Other tires I considered in order are the General Grabber A/T 2, Nokian Rotiva A/T, Hankook Dynapro ATM RF10. These are all A/T's but the Generals are Snow Rated. Also they are In the middle of the price range. There are better options out there, but I didnt want to spend $250+ per tire.

    If I were going strictly a winter tire, I would choose the Mastercraft Courser MSR or Cooper Discoverer M & S. Same tire. Other good ones: Nokian Hakka's, Bridestone W965s. The Mastercrafts/Coopers are the best bang for the buck I think though. Nokians are top of the line and perform very well. But they are spendy.

    These are just my findings from experience and talking our distributers. I am sure others opinions vary. These work for me.
     
  9. durallymax

    durallymax Senior Member
    Messages: 106

    Checked out those kelly's and they do look agressive. Much more than the ones we ran. Let me know how well they wear.

    Ended up ordering a set of Blizzaks for the main plow truck. The other truck doesn't get used much and we have too many partially worn tires to burn up. The 2011 will be getting a set of winterforces because they do not have Blizzaks in 18" sizes at this time.
     
  10. durallymax

    durallymax Senior Member
    Messages: 106

    I can say both sets of tires equally performed well during our 20" two day blizzard were in. Finally on the tail end of it. Wet heavy snow and soft ground. Been quite the treat.

    I cant really tell which tire performs better as both trucks are soo different. The Blizzak truck being older and lower to the ground as well as having a plow whereas the Winterforce truck sits much higher and doesnt have a plow in the way.

    In this wet heavy snow these tires seem to just ride up on top of it, pack it down and bite hard on the packed snow where most other tires would spin out. Took the truck with the winterforces through roads with 3' drifts or so. Just kept it going 30-40 and it never felt out of control or like i was even close to getting stuck. Weve been shuttling all of our workers around with this truck.

    The Blizzak plow truck has been impressive too. Its hard to compare this blizzard but I seem to remember never being able to go anywhere when we had our last big blizzard in which the truck had transforces.


    Outside of the snow, the winterforces do a little better in mud but at the same time throw rocks like crazy and will hold them for miles at a time before launching them. They also have fairly noticeable howl that sounds even weirder when blasting through drifts.


    Both sets of tires have proven to be well worth the investment this year and have shown that the advantage on a pickup is even greater than on a car.


    On the car side of things, my WS60 Blizzaks managed to drag the rear end of my jetta around through some deeper hard packed snow for quite aways as my parking brake was froze. The winterforces on the other Jetta get the job done too. Havent gotten a chance to really play with the Michelin X-Ice xi3's on my fiances mustang yet. Maybe tomorrow.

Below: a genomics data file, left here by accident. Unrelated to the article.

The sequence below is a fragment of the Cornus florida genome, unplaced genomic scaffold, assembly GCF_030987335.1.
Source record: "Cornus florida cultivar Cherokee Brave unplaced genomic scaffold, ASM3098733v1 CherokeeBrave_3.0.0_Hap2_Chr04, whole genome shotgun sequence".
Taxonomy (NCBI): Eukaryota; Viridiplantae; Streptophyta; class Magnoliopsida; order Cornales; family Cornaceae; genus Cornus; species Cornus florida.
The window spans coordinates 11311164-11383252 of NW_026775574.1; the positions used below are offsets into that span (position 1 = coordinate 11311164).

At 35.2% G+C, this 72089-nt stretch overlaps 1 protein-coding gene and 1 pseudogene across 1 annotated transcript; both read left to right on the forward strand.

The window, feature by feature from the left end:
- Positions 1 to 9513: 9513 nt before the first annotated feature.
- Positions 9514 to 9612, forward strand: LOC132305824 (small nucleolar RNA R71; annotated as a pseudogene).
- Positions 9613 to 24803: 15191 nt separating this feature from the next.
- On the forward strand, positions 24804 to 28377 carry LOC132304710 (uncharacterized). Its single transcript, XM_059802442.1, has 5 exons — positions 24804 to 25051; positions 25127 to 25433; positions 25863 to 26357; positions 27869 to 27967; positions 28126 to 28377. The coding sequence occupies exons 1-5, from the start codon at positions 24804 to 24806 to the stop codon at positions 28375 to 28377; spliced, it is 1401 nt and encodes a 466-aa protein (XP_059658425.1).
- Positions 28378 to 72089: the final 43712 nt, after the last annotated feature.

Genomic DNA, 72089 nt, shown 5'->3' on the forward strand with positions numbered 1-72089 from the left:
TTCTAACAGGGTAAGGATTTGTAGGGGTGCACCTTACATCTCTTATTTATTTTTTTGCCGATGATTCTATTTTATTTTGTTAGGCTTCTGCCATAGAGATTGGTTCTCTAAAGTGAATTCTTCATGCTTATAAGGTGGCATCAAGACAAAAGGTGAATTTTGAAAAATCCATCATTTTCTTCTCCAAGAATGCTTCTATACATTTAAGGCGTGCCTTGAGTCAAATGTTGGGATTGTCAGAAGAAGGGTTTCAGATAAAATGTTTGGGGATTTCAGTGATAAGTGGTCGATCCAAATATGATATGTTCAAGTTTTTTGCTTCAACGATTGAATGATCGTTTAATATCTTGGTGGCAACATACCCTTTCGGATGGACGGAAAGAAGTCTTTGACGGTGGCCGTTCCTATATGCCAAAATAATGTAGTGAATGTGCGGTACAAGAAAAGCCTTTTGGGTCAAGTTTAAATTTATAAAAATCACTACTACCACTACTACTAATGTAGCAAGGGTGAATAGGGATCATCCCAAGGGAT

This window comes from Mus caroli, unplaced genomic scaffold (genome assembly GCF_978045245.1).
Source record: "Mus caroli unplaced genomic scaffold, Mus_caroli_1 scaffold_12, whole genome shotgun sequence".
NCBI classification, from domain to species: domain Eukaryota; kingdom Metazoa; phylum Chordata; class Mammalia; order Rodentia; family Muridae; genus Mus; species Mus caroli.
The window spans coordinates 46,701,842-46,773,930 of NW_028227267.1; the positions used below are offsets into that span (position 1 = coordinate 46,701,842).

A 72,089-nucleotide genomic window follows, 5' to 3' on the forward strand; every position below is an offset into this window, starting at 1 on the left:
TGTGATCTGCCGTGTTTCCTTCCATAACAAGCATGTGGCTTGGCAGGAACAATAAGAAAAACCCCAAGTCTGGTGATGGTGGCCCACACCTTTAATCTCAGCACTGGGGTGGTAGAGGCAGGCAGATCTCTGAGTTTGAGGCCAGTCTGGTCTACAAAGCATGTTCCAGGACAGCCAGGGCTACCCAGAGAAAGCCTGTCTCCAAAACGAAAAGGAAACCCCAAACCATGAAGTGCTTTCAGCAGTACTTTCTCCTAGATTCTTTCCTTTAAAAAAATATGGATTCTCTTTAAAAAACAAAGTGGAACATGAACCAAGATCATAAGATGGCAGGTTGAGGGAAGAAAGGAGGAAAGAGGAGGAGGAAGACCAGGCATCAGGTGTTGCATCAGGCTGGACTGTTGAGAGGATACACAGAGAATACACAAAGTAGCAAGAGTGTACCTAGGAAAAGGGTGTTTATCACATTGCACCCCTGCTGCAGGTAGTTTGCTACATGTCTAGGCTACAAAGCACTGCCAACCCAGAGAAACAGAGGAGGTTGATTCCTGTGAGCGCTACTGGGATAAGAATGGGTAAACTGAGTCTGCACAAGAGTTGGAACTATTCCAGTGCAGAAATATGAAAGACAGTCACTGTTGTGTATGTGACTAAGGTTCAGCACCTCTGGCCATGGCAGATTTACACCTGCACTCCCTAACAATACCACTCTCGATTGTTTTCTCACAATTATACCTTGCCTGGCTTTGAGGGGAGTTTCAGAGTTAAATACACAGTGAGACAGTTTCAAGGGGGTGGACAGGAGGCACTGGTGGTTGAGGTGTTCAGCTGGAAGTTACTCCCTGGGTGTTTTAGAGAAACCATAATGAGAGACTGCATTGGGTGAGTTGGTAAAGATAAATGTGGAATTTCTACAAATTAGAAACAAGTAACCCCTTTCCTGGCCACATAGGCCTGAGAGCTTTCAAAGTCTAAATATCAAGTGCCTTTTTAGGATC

Just a short update on the tires. Better get back to it. Good luck to everyone else cleaning up this mess.
     
  11. tebletlawns

    tebletlawns Member
    Messages: 31

    I ran my new set of Blizzak's yesterday and was very pleased! Pulled a loaded trailer all over unplowed roads with no problems. By the end of the day still gripped the packed snow just as well. I have a question though, should I swap them out for every storm or ride them out for the winter?
     
  12. Spool it up

    Spool it up Senior Member
    Messages: 912

    i swear by bfgoodrich a/t k/o's.
    [​IMG]
     
  13. durallymax

    durallymax Senior Member
    Messages: 106

    I used to like the BFG ATs for snow but you still cant beat a dedicated snow tire for the ice traction which the BFGs were less than impressive at in my opinion.

    i wouldnt swap them for every storm just swap them on and off for the season. Put all of ours on between nov. and december then take them off in march.
     
  14. Mark13

    Mark13 PlowSite Fanatic
    Messages: 5,734

    Good bit of info in this thread. You guys do about the same with pickups as I do and had the same questions about tires.

    One thing I thought I'd pass on is that my winter tires are 235/85/16 and I notice more sway in them with my gooseneck then I do my 295/70/17 summer tires. Both are load range e toyo m/t's. Just the narrower tire is significantly less stable. I plan to switch to 265-285/75/16 for my winter set for next season as my 235's will be bald.
     
  15. durallymax

    durallymax Senior Member
    Messages: 106

    Bridgestone Blizzak W965's on 03 Dmax

    [​IMG]

    [​IMG]

    Firestone Winterforce LT's on 11 Dmax

    [​IMG]

    [​IMG]
     
  16. durallymax

    durallymax Senior Member
    Messages: 106

    Firestone Winterforce's on 06 Jetta TDI

    [​IMG]

    [​IMG]

    Bridgestone Blizzak WS60's on 00 Jetta TDI

    [​IMG]

    [​IMG]
     
  17. durallymax

    durallymax Senior Member
    Messages: 106

    Michelin XDN2's on 07 Kenworth T600. Snow rated tire, performs fairly well for a semi tire.

    [​IMG]

    [​IMG]

    Michelin X-Works XDY's on 01 Freightliner. Put these on just before the snow. They don't do very good on ice but deep snow they do alright. Bought them mainly for mud in the fields and such.

    [​IMG]

    [​IMG]
     
  18. durallymax

    durallymax Senior Member
    Messages: 106

    Michelin X-Ice Xi3's on 06 Mustang

    [​IMG]

    [​IMG]


    And just a picture of the tractor I spent all night in during the Blizzard pulling cars/trucks/semis etc out. Moved about 30 vehicles with it, pulled out the county grader and even took it down the interstate that night to avoid the deep drifts on the backroads. Tires are Michelin Agribibs on the rear and Michelin Omnibibs on the Front.

    [​IMG]

    Picture this summer when it was brand new.

    [​IMG]
     
  19. durallymax

    durallymax Senior Member
    Messages: 106

    Heres some pictures showing the wear of the Firestone Winterforce LT's. Didn't expect them to be outstanding but the Blizzaks are definately wearing better. Lots of heel toe wear on the steer tires and with them being directional unfortuneatley that cant be corrected, I may rotate them backwards towards the end of the season though if it gets worse. The drive tires are down to 10-11/32 the steer tires are 15-16/32. Just rotated them today. 7,000 miles on them so far.

    [​IMG]

    [​IMG]
     
  20. beanz27

    beanz27 Senior Member
    Messages: 984

    I personally favor Goodyear Wrangler Duratracs. They aren't the quietest on the road though, they tend to howl everytime we get really cold pavement. But amazing traction.